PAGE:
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The way forward, a choice in November
Original post made
by jimf01, another community,
on Jul 27, 2010
The Democrats controlling the federal budget process have openly stated they will defer action on President Obama's proposed 2011 budget until after the election. With another $1 trillion+ deficit to add to the $1.5 trillion deficit this year, and tax increases for everyone.
Of course, as the WSJ states, he Obama budget is subject to approval by Congress, and it's unlikely to pass without significant changes
These tax increases are on top of the tax increases already passed in to law
Sad thing is, I wish I could point to a GOP proposal that conservatives have actually gotten together to line up behind, to fix the problem we are in.
Rep Paul Ryan has proposed his roadmap
This LA Times op-ed says it is true to libertarian values, maybe a bit too libertarian for tax and spend Republicans?
60% of Americans get more from government than they pay in taxes, and President Obama's policies will move that closer to 70%. It is unsustainable. According to the CBO, our debt-to-GDP ratio will pass Greece 113% in 16 years!
Posted by Rae
a resident of Mohr Park
on Aug 5, 2010 at 1:27 pm
LOL!! Wow "jimf01"!! So you want to talk about lowering the deficit but don't want to look at the revenue stream, i.e. taxes???
Simple terms: No one (me, you, the government) can lower their debt if they don't bring in more money than they are obligated to minimally pay out, and then use the difference between revenue and minimal debt payment (if there is any) to pay down their remaining debt. You can't talk about Rep. Ryan's "Roadmap" without talking taxes since he proposes big changes to the tax code that will shift some of the tax burdens of the wealthiest 10% and corporations to the middle class and working poor.
Rep. Ryan would make Pres. Bush's tax cuts for the wealthy permanent while eliminating the Child Tax and Earned Income Tax Credits for the middle class and working poor. So, if Rep Ryan's plan were in effect in 2011, the bottom 20% of wage earners, making less than $20,063 would pay 12.3% more in taxes while the top 1% would pay 15% less with an overall revenue loss of $182.9 billion and that's just in 2011.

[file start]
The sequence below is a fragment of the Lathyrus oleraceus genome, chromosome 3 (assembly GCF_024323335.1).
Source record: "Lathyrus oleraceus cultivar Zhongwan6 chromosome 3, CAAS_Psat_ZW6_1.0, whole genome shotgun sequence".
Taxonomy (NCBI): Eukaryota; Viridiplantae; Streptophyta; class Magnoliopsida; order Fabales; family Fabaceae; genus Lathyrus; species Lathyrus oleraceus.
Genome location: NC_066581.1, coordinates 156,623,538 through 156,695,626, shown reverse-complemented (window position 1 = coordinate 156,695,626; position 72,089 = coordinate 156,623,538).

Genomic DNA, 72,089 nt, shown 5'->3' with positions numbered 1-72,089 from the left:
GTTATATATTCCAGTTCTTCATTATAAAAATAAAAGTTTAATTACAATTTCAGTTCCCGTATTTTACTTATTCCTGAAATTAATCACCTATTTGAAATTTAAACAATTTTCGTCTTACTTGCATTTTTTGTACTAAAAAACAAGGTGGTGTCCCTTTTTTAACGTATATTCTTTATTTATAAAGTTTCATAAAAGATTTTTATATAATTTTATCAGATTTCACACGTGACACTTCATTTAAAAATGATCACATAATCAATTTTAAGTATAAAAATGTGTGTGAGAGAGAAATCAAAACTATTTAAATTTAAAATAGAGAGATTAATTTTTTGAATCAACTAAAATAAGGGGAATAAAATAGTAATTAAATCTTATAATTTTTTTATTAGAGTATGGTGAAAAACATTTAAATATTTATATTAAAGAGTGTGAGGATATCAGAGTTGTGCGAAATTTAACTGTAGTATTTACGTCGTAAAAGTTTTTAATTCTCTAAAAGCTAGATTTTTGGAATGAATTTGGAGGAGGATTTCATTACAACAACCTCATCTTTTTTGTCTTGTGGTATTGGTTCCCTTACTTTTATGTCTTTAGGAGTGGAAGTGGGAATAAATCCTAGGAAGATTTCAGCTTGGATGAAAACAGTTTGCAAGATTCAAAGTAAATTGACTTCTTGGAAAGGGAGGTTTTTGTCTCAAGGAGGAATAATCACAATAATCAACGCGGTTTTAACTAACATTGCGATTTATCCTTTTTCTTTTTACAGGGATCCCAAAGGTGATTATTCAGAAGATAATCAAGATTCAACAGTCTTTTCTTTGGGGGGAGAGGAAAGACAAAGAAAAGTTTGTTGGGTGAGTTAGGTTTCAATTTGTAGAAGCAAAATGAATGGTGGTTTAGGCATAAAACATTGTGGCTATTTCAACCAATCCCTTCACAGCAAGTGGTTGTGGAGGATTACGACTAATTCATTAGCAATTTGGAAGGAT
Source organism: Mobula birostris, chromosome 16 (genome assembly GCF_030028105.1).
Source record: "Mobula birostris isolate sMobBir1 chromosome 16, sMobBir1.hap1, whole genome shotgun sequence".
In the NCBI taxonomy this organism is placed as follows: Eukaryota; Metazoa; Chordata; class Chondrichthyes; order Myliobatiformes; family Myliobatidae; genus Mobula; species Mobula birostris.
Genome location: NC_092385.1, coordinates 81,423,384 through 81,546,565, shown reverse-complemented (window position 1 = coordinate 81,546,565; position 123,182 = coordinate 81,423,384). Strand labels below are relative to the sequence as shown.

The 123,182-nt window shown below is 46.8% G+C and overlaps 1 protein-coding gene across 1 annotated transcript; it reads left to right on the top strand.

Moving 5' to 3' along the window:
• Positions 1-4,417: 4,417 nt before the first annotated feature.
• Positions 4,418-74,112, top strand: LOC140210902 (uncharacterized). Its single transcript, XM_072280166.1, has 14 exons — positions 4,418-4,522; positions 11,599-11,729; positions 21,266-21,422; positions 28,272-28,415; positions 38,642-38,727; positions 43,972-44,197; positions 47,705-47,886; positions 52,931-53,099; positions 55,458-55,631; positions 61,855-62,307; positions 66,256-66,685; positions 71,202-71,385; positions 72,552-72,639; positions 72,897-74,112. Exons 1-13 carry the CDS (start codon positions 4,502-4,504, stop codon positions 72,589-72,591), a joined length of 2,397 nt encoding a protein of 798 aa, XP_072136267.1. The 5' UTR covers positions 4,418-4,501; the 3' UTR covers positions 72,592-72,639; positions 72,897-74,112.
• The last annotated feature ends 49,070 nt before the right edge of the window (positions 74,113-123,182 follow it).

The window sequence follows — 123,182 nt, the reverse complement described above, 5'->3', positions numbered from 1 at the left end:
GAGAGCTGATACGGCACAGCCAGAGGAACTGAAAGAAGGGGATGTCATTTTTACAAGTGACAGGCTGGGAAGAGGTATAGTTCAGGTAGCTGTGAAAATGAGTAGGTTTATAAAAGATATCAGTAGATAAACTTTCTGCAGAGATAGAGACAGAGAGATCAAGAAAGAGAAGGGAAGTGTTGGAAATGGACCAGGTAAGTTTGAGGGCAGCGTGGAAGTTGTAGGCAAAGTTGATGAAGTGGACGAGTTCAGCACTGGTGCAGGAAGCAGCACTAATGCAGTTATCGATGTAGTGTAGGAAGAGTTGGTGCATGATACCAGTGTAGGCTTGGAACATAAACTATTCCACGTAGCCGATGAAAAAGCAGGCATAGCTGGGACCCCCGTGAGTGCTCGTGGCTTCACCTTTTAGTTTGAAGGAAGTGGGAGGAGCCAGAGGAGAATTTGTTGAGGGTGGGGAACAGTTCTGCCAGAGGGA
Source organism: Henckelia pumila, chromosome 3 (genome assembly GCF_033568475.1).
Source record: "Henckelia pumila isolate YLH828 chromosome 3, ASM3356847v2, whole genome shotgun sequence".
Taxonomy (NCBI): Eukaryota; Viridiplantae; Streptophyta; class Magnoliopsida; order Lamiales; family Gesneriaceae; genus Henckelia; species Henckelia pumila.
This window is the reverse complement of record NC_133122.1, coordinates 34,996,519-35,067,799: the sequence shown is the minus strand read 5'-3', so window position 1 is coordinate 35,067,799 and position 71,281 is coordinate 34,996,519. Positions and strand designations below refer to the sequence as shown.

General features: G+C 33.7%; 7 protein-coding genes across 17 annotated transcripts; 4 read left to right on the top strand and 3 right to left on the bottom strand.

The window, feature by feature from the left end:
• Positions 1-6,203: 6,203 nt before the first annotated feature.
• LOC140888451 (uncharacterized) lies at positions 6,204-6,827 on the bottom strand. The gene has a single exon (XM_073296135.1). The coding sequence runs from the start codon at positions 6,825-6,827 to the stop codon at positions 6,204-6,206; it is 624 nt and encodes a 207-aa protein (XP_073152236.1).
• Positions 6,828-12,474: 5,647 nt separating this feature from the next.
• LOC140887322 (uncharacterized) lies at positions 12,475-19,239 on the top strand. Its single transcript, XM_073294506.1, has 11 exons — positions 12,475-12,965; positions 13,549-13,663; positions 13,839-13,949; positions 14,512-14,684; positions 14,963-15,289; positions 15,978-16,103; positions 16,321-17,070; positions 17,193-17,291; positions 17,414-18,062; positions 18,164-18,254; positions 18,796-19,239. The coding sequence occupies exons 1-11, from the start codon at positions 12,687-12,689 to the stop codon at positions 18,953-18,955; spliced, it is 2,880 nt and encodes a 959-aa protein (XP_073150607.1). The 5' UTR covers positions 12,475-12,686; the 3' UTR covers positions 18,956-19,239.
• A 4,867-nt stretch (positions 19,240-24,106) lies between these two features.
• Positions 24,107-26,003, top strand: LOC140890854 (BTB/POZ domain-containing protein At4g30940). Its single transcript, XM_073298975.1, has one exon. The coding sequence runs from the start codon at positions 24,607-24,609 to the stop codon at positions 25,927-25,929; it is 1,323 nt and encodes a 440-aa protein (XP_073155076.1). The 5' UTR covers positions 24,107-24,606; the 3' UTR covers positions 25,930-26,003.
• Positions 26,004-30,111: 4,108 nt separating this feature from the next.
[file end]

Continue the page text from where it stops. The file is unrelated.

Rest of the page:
Rep. Ryan also proposes to eliminate the "corporate income tax", or taxes paid by entities taxed as a corporation, and replace it with a 8.5% "business consumption tax" more commonly known as a value-added tax (VAT), to be paid by the consumer. Of course, the federal VAT would be imposed on top of a state's sales tax, so here in our little area of the world we'd be paying initially 18.25% on our purchases (8.5% VAT + 9.75% state sales tax). Who's to say how high the VAT would go . . .
Rep. Ryan proposes to eliminate income taxes on capital gains, stock dividends and interest while continuing to tax income that comes from work. He says that part of his plan "promotes work, savings and investment" . . . because, of course, so many of us just throw away all that extra money we have on frivolous stuff after paying our bills.
But hey, not to worry! The Republican leadership of Boehner, McConnell, Gregg and Kyl have assured us that cutting taxes for the top 10% of the country will have no impact on the revenue stream and therefore does not require a commensurate spending cut. It's only that pesky middle class and working poor with all their demands on the government that require budget cuts. Web Link Web Link
Rep. Cantor, a small voice of reason (at least until he gets spanked and falls back in line) did say "[I]f you have less revenues coming into the federal government, and more expenditures, what does that add up to? Certainly you're gonna dig the hole deeper." Which brings up the other part of paying down the deficit expenditures.
Our country's biggest expenditures are for the wars in Iraq and Afghanistan (more than $1 trillion so far), Social Security, Medicare and Medicaid. Rep. Ryan's plan does not address the cost of war, which not only cost thousands of American lives, but also decimated our budget surplus. He does address the Social Security, Medicare and Medicaid with plans to privatize them.
Privatization of the "entitlement" programs has been, and should continue to be an interesting debate. Given what millions of people have experienced over the last 10 years with the loss of their savings and 401Ks due to fraud, stock market tumbles, job loss and bankruptcy (both corporate and individual) I don't think Rep Ryan is going to find a whole lot of support for privatization of Social Security, Medicare and Medicaid . . . even from the Tea Party crowd, who, according to the April NYT/CBS poll, are receiving Social Security (49%), covered by Medicare (43%), and say the benefits are worth the cost (62%). Web Link
While it would greatly help to get out of the nation-building business, what we need in the interim are politicians who are first willing to sit down and do the hard work by going over every single line item in the budget and then, having the courage to eliminate those bridges to nowhere, programs that no longer exist, earmarks for campaign contributors and government waste. Then we take a look at where we are with revenues vs. outlay and decide where to go next.
In any case, shifting the tax burdens from the wealthiest 10% and corporations to the middle class and working poor does nothing but increase numbers of those folks struggling to make ends meet and places an even greater burden on our government unless you're thinking the real solution for anyone under a certain income level, over 55, or receiving unemployment, Social Security, Medicare or Medicaid is a Soylent Green one!!